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Surface Forces: Bringing Back Burke
   Next Article → INFANTRY: A Few Good Men Made Better
April 19, 2009: The U.S. Navy will only build, at most, three of the new DDG-1000 class ships, and resume building Arleigh Burke class destroyers. It's a matter of cost. The new DDG-1000 destroyers (and slightly larger versions designated as cruisers) would cost more than $4 billion each if built in large quantities. The Burkes cost a billion dollars each. The last of 62 Burkes was ordered in 2002 and is under construction. Another Burke will being construction next year, and more will be built over the next decade.

Meanwhile, the navy will buy some time (about a decade) by upgrading dozens of existing destroyers and cruisers. This is a bitter pill to swallow, as only eight years ago, the navy was so sure about the new DDG-1000, that it accelerated the retirement of a dozen of the 31 Spruance class destroyers, in order to save the $28 million a year it would cost to keep each of them in service. These ships were not just retired, they were all either broken up, or sunk in training exercises. The dozen that entered service between 1979-83 could have been refurbished and been available until 2019. That's a lost opportunity. But what can now be done is refurb the Burke class destroyers (which began entering service in the 1990s). Most of the Ticonderoga class cruisers (which entered service in the 1980s and 90s) can use the refurb as well, which could boost their service into the 2030s. This, plus building a dozen or more Burke class destroyers will be built.

The refurb policy will cost about $200 million per destroyer (and 20-25 percent more for the cruisers). Normally, these ships get one refurb during their 30 year lives. This not only fixes lots of things that have broken down or worn out (and been patched up), but installs lots of new technology. A second refurb is expected to add another 5-10 years of serviceability. But this special refurb will do more than that. The navy wants to add some of the DDG-1000 technology to these older ships. In particular, the navy wants to install the "smart ship" type automation (found in civilian ships for decades) that will enable crew size to be reduced. The "smart ship" gear also includes better networking and power distribution. In effect, the ship would be rewired. This could reduce the crew size by 20-30 percent (current destroyers have a crew of 320, with the cruisers carrying 350). In addition to considerable cost savings (over $100,000 a year per sailor), a smaller crew takes up less space, enabling the smaller crew to have more comfortable living quarters. This is a big deal as far as morale and retention (getting people to stay in the navy) goes. Most other new items are not space dependent, except for some of the power based ones (like the rail gun). But these technologies are receding farther into the future. Right now the navy has to find a way to live within its budget, and refurbishing existing warships shows more promise than trying build affordable new ones.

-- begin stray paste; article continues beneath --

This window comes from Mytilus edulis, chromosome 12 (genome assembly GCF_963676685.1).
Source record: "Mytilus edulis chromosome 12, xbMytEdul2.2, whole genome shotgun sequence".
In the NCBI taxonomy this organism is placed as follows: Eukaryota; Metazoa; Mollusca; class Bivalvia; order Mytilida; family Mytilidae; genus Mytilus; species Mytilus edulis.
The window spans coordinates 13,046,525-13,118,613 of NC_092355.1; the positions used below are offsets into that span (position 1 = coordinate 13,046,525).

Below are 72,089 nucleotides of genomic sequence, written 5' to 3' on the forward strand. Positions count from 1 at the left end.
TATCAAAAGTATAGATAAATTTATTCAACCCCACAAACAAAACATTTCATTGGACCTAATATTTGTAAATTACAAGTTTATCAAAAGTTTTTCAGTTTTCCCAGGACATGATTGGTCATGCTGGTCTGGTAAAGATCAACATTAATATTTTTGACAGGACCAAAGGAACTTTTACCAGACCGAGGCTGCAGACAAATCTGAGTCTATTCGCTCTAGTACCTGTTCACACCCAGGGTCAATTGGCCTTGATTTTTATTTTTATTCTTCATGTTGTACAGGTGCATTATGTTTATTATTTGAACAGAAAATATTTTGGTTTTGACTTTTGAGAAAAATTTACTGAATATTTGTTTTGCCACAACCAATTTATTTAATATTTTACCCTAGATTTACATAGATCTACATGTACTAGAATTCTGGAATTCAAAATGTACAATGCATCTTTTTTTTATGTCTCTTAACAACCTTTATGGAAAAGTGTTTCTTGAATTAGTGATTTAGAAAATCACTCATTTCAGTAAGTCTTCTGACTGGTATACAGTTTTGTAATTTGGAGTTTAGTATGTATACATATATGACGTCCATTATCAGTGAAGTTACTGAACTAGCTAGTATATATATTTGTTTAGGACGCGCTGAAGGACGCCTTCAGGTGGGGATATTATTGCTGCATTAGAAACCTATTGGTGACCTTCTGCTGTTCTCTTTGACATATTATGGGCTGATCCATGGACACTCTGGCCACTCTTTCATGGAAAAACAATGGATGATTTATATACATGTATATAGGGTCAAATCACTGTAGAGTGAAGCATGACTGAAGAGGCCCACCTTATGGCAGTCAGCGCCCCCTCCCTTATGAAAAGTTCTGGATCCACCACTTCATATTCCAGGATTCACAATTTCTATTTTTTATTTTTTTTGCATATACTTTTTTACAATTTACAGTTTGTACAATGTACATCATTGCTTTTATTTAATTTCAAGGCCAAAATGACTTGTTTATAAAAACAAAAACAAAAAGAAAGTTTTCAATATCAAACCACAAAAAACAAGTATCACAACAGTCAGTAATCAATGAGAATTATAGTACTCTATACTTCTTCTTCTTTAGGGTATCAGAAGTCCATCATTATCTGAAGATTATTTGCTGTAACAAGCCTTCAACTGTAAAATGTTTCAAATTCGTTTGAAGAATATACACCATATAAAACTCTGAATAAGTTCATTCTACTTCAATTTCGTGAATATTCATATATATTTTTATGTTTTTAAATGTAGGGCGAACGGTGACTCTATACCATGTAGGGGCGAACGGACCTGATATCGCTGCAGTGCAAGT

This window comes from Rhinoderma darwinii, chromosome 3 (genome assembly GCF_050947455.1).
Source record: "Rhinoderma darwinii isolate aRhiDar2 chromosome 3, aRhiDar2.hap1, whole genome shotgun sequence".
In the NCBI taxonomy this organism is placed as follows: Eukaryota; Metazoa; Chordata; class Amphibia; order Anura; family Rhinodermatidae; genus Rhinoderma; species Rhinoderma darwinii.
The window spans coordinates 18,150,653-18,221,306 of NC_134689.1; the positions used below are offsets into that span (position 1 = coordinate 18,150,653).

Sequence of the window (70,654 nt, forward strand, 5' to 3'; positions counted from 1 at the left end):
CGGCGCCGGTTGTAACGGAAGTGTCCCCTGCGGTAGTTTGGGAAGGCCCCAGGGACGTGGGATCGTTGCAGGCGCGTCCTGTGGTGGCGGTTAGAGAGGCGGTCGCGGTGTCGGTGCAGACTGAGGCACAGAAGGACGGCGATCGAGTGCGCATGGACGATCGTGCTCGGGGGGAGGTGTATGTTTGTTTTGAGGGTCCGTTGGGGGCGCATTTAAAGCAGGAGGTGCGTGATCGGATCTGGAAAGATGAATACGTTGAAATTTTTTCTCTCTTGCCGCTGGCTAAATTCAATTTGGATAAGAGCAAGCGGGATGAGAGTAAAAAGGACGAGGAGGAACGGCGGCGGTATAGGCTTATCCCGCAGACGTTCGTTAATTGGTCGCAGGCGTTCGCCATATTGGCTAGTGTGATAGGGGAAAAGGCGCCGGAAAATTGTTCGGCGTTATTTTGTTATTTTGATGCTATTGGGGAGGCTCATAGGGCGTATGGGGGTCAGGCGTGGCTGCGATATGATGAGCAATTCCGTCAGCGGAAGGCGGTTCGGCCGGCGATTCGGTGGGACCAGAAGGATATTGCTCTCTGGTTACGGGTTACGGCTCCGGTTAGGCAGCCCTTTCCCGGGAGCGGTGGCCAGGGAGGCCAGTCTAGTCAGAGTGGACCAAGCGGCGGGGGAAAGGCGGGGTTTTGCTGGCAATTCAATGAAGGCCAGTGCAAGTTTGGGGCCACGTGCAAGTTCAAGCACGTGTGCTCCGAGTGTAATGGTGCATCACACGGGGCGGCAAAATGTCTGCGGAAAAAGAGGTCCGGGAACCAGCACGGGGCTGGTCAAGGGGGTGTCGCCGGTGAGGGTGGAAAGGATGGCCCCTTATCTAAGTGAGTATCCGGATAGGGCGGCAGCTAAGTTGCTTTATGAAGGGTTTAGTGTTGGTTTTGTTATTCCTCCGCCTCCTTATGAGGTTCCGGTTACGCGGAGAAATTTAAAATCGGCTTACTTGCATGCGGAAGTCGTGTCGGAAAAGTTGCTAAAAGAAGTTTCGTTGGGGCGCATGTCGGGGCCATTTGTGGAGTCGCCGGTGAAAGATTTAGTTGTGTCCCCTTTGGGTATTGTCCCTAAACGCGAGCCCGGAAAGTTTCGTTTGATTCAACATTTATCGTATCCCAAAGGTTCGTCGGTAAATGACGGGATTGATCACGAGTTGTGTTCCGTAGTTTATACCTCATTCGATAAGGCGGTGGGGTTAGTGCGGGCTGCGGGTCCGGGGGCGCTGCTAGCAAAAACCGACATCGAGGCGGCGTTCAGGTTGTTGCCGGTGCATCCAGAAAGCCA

The new destroyer (DDG-1000/Zumwalt Class, also known as DD-21 or DD-X) design has a stealthy superstructure, and is as big as a battleship, at least a battleship of a century ago, The new destroyer is a 14,000 ton ship, 600 feet long and 79 feet wide. A crew of 150 sailors operate a variety of weapons, including two 155mm guns, two 40mm automatic cannon for close in defense, 80 Vertical Launch Tubes (containing either anti-ship, cruise or anti-aircraft missiles), six torpedo tubes, a helicopter and three helicopter UAVs. The cruiser version (CGN, as Congress has mandated that these be nuclear powered) would drop one of the 155mm guns, as well as the torpedo tubes, but carry more vertical cells for missiles (especially anti-ballistic missile missiles). This would be a 20-25,000 ton ship.